Washington Lawyer - March/April 2021 - 19

FEATURE
a group and realized the power of her speaking voice. These were the
days when, as one of her former women law clerks observed, Green
learned the importance of preparation, presentation, and demeanor
needed for a woman to succeed in the courtroom.
Green graduated from law school in 1941 when jobs for women lawyers
were nonexistent. After an insurance company called the dean looking
to hire a " good man " from the graduating class, the dean responded,
" How about a good woman? " The company was so concerned about
hiring a woman that its president traveled from Chicago to Washington
to determine if Green was suitable. She was.
For the next six years, Green tried civil cases on behalf of insurance
company defendants in the District of Columbia and Maryland. She was
given a case for her first trial that everyone thought was a loser. None
of the men in the office would accompany her to trial. To the surprise
of those male colleagues, she won the case. During those early days of
trying cases in the rural counties of Maryland, Green frequently drew
crowds who wanted to see something extraordinary in a courtroom -
a woman lawyer. She loved the challenge, drama, and humanity of the
courtroom.
After she had tried hundreds of cases, Green was ready for a new challenge. She applied to one of the major law firms in the District hoping
to secure a position as a trial lawyer. Instead, she was offered a job
working in the library or taking depositions as an assistant to the male
lawyers, several of whom she had litigated against and won. Green reiterated that she wanted to be in the courtroom handling her own cases.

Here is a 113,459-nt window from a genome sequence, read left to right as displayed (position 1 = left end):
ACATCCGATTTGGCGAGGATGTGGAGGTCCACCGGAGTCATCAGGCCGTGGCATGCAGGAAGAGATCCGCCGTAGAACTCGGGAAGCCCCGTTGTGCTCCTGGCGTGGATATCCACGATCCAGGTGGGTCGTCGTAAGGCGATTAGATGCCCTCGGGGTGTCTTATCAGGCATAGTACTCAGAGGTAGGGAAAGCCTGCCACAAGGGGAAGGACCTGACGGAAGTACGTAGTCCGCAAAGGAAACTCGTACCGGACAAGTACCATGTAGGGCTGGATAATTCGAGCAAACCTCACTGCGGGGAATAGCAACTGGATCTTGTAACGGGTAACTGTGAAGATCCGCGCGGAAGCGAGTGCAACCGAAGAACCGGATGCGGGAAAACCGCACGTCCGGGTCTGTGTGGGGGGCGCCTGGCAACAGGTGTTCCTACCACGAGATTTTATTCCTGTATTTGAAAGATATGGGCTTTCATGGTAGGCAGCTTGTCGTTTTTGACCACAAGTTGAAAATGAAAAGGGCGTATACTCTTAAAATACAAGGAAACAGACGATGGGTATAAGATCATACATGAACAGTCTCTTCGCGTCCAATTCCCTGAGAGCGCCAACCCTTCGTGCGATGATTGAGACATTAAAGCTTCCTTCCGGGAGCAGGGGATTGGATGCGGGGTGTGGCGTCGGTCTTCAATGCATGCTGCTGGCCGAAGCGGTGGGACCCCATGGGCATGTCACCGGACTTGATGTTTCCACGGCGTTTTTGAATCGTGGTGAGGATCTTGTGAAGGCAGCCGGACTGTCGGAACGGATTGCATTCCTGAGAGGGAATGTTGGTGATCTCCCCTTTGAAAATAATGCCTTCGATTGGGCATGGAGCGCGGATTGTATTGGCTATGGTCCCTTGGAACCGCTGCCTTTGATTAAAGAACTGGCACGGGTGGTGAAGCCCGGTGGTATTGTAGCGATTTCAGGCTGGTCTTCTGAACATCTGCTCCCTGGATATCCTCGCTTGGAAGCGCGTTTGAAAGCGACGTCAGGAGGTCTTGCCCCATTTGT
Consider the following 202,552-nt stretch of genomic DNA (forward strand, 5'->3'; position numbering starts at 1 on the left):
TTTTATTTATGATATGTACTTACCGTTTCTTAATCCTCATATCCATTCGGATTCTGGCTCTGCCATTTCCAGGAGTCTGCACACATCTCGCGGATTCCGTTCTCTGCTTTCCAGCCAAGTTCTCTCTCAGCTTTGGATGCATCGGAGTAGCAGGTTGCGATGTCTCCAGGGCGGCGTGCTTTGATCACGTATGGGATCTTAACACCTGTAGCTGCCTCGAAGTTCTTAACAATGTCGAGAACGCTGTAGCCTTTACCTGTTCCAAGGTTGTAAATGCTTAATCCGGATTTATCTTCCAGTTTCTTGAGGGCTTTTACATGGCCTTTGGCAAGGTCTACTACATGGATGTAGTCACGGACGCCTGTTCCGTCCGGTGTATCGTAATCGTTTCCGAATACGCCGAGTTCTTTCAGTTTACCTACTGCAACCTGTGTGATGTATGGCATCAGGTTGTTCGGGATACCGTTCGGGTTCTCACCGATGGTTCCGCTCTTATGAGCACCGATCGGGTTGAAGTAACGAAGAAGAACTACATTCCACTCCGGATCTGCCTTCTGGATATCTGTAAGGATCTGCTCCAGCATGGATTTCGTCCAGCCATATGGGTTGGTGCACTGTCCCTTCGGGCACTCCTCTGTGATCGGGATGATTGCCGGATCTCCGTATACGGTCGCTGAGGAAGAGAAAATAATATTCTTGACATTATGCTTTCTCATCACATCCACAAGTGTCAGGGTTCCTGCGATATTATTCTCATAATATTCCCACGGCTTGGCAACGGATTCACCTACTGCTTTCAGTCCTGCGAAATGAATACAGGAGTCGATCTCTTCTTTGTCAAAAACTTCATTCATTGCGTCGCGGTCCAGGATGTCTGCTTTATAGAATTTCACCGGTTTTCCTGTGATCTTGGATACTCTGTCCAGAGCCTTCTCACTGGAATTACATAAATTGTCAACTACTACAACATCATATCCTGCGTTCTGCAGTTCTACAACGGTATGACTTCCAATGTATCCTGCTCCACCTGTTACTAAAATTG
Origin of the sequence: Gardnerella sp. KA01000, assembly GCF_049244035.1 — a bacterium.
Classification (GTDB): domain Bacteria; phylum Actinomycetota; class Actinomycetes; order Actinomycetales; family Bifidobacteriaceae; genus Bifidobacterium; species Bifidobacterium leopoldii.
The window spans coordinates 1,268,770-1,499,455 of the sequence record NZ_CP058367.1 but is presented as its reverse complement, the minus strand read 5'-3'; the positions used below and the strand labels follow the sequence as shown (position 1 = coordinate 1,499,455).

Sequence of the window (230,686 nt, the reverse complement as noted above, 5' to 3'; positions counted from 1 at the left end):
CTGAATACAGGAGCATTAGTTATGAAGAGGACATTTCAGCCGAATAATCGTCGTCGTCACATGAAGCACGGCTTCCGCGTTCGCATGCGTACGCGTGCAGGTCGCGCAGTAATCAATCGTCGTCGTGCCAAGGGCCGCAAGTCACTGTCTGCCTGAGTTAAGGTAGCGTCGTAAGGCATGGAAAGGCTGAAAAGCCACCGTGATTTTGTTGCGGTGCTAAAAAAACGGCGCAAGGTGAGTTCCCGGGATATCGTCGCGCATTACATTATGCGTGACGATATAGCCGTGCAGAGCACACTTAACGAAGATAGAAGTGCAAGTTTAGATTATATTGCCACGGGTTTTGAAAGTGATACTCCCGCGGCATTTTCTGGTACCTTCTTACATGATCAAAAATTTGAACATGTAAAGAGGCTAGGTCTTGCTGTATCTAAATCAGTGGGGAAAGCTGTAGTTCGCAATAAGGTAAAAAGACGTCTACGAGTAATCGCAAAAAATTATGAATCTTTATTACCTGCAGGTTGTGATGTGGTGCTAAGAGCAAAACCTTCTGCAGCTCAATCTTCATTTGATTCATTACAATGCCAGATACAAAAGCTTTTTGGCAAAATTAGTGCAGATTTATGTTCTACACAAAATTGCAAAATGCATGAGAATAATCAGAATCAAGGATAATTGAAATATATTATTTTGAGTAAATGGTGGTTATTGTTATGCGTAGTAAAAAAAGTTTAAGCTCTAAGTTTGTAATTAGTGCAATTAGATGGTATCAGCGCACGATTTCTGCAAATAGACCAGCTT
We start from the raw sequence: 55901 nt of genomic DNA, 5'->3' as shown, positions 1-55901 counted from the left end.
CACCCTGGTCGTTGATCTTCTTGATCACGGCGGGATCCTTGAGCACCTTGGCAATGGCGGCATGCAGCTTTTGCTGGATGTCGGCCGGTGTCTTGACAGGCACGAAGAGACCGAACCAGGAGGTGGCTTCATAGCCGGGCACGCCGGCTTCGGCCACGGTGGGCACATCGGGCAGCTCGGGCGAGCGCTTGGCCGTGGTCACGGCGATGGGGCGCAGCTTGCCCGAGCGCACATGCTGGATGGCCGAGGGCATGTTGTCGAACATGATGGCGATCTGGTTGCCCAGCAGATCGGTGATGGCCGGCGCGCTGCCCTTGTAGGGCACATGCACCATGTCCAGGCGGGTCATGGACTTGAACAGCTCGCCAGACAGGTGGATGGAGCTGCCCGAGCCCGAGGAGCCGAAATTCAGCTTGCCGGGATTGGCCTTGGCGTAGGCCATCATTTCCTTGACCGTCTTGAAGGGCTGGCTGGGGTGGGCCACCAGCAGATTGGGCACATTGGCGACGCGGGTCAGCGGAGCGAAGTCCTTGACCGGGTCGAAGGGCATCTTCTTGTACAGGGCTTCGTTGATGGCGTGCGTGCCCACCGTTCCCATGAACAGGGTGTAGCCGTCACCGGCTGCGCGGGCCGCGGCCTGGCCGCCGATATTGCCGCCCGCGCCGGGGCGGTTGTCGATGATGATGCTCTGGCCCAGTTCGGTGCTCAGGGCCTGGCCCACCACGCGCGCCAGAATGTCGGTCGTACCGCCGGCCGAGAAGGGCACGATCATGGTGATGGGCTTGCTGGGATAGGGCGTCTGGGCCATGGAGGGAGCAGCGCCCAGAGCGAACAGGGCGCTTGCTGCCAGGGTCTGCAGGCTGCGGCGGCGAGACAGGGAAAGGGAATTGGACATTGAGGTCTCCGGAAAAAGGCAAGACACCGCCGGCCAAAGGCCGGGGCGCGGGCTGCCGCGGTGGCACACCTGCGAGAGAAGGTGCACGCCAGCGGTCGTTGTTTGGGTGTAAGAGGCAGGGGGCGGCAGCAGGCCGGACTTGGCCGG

One interviewing partner said his firm would never hire women to try
cases because " no woman would ever be as good as a man in the courtroom. " She fared no better in securing a trial lawyer position with the
federal government.
So, drawing on her entrepreneurial experience, in 1947 she hung out her
own shingle in the District and Maryland, determined to succeed as one of
a small handful of women trial lawyers. Succeed she did. Over the next 20
years, she had an active private practice handling a wide range of civil and
pro bono criminal matters. She shared office space for a time with Joyce
Hens Green, who would herself become a D.C. Superior Court judge and
later a federal district court judge. As Judge Joyce Green said in her oral
history for the Historical Society of the D.C. Circuit, June Green was " the
premier female litigator in the District and Maryland, " and Joyce was
grateful that June " mentored and taught [her] all along the way. " They truly
were " sisters-in-law " serving on the bench together for many years.
Not only did Green become a preeminent trial lawyer, but she also
believed strongly in giving back to the profession. She was president of
the Women's Bar Association of the District of Columbia in 1956 and was
named its Woman Lawyer of the Year in 1965. She was only the second
woman appointed to the prestigious position of bar examiner in the